Baku: Opec can make or break oil’s bull run, and hedge funds are betting the cartel will keep fuelling the rally.

Money managers increased wagers on rising West Texas Intermediate (WTI) and Brent crude prices to the highest since October ahead of a key meeting of top exporters in Azerbaijan over the weekend.

“As long as we come out of the weekend with stasis, the hedge funds will consider that a positive sign and will continue to support the bull run,” said Ashley Petersen, an oil analyst at Stratas Advisors LLC in New York.

As the producer group prepares for the gathering with allies including Russia, Opec has signalled commitment to its deal to cut output. That’s helped spur a rally of more than 30 per cent for both benchmarks since late December. Plus, sanctions on Iran and Venezuela have helped to tighten global oil supply.

WTI ended the week more than 4 per cent higher, at $58.52 a barrel, just pennies below a four-month high. Brent had a weekly gain of 2 per cent, to $67.16.

The weekend’s agenda in Baku, Azerbaijan’s capital, includes a meeting of Russia’s Energy Minister Alexander Novak with his Saudi Arabian counterpart, Khalid Al Falih. Their two countries, which together produce more than a fifth of the world’s crude, are key to the accord’s success.

Saudi Arabia is said to have pledged a bigger-than-required cut in crude shipments to its customers in April, and the kingdom is leaning toward extending the output curbs agreement into the second half of this year. Russia, in turn, has said it will speed up its progressive reduction of production.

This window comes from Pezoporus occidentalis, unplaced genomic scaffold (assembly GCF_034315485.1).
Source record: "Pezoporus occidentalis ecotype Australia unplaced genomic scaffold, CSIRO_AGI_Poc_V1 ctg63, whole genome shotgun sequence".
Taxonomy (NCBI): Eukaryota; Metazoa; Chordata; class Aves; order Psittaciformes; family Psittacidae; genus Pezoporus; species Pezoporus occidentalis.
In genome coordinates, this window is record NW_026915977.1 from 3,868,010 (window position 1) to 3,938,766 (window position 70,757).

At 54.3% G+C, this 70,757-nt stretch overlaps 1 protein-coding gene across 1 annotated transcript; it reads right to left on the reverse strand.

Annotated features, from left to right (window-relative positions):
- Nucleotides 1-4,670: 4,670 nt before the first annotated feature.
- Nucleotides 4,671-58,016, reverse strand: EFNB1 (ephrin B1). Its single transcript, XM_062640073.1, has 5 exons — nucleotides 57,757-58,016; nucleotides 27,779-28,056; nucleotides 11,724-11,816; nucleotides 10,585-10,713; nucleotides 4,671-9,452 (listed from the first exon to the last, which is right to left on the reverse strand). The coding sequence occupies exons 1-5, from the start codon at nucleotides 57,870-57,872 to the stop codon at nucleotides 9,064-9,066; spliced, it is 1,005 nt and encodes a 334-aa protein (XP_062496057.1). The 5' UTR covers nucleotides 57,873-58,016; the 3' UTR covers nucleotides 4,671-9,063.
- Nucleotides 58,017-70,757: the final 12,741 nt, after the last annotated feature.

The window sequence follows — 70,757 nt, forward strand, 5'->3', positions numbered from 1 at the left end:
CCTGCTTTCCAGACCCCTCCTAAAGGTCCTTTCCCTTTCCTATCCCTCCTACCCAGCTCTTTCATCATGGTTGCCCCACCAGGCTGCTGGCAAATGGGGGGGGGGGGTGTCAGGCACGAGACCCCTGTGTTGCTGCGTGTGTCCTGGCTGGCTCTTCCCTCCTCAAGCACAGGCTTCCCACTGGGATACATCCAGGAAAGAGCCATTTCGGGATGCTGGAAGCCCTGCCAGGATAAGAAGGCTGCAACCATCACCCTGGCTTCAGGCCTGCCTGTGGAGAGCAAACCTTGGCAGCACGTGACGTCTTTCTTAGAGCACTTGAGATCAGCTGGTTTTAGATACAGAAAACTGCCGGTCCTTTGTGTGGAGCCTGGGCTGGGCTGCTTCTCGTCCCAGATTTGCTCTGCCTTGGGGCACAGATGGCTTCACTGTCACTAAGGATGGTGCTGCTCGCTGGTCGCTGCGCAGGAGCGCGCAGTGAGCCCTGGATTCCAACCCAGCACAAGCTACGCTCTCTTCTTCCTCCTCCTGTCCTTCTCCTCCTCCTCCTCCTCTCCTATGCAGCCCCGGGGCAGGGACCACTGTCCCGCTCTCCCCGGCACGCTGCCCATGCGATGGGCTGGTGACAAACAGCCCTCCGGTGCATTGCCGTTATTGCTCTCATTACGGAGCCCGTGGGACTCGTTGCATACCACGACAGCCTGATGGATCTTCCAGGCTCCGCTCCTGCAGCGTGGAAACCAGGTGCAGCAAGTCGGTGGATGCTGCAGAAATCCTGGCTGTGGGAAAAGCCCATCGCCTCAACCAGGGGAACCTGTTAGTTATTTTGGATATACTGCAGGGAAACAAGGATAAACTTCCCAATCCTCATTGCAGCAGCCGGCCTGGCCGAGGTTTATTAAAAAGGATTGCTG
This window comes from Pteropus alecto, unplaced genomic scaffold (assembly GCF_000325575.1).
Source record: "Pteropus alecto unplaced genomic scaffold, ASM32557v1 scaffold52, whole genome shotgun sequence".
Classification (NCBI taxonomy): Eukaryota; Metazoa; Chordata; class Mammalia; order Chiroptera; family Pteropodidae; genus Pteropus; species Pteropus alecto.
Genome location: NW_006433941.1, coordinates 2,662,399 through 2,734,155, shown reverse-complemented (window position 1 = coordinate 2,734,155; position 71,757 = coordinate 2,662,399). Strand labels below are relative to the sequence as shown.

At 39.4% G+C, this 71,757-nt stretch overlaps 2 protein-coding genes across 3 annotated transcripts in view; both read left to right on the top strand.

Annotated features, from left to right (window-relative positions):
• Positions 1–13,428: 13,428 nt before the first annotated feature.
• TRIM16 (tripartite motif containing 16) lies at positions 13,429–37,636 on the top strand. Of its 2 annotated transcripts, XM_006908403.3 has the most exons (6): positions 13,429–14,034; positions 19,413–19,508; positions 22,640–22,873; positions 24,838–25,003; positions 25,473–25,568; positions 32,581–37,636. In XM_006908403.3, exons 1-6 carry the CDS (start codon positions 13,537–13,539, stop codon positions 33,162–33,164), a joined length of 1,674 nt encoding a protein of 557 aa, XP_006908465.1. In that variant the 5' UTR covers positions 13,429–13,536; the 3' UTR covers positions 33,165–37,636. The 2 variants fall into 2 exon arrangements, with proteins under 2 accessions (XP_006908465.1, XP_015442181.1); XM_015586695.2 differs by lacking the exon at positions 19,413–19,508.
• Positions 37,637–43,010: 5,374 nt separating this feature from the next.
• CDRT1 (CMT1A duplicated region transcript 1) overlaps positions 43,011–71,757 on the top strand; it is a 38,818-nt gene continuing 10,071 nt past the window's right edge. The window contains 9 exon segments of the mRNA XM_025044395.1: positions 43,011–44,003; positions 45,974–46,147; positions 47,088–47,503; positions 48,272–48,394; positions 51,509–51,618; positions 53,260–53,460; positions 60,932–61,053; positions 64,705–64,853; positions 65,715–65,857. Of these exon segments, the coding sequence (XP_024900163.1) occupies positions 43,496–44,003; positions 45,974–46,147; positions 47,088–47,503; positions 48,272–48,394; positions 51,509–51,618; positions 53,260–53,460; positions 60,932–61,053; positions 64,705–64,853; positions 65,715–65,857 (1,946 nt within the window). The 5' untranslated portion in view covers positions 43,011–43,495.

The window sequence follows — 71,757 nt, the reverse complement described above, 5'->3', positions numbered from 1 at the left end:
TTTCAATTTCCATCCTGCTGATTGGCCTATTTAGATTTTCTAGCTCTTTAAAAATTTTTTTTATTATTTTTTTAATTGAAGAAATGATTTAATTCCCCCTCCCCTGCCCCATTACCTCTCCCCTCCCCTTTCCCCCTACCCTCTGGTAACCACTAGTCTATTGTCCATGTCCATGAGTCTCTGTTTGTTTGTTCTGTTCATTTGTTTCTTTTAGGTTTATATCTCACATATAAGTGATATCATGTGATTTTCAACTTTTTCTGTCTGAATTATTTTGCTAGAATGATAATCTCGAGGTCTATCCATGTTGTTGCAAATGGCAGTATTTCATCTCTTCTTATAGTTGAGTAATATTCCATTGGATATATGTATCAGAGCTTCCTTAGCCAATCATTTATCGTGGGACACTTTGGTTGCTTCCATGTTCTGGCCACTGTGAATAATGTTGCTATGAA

“The speculative community is starting to get bullish,” said Bill O’Grady, chief market strategist at Confluence Investment Management in St. Louis, Missouri. “The Saudis appear pretty committed to trying to keep supplies constrained and generally, if the Saudis are willing to put that out there, the rest of the cartel usually goes along.”

Hedge funds’ WTI net-long position - the difference between bets on higher prices and wagers on a drop - climbed 4 per cent to 157,648 futures and options in the week ended March 12, according to the US Commodity Futures Trading Commission. Longs rose for a third straight week, while shorts dropped 7 per cent during the period.

At the beginning of the year, there were fears that US production growth “was going to explode, demand is going to crumble, and what are we going to do with an excess of oil?,” Petersen said. “Now, we’re actually getting data that shows the sky isn’t falling and positions are reacting accordingly.”

Another reason for hedge funds to become more optimistic on crude: technicals. WTI’s 50-day moving average is poised to cross above its 100-day moving average- a bullish signal that often invites buyers into the market. Brent’s 50-day average crossed above its 100-day line on Friday.

But not everyone was optimistic. Investors have rushed to short one of the top oil exchange-traded funds as crude prices hover near four-month highs. Short interest in the $1.86 billion SPDR S&P Oil & Gas Exploration & Production ETF made up close to 35 per cent of the fund’s outstanding shares, the most since 2014, according to Markit data.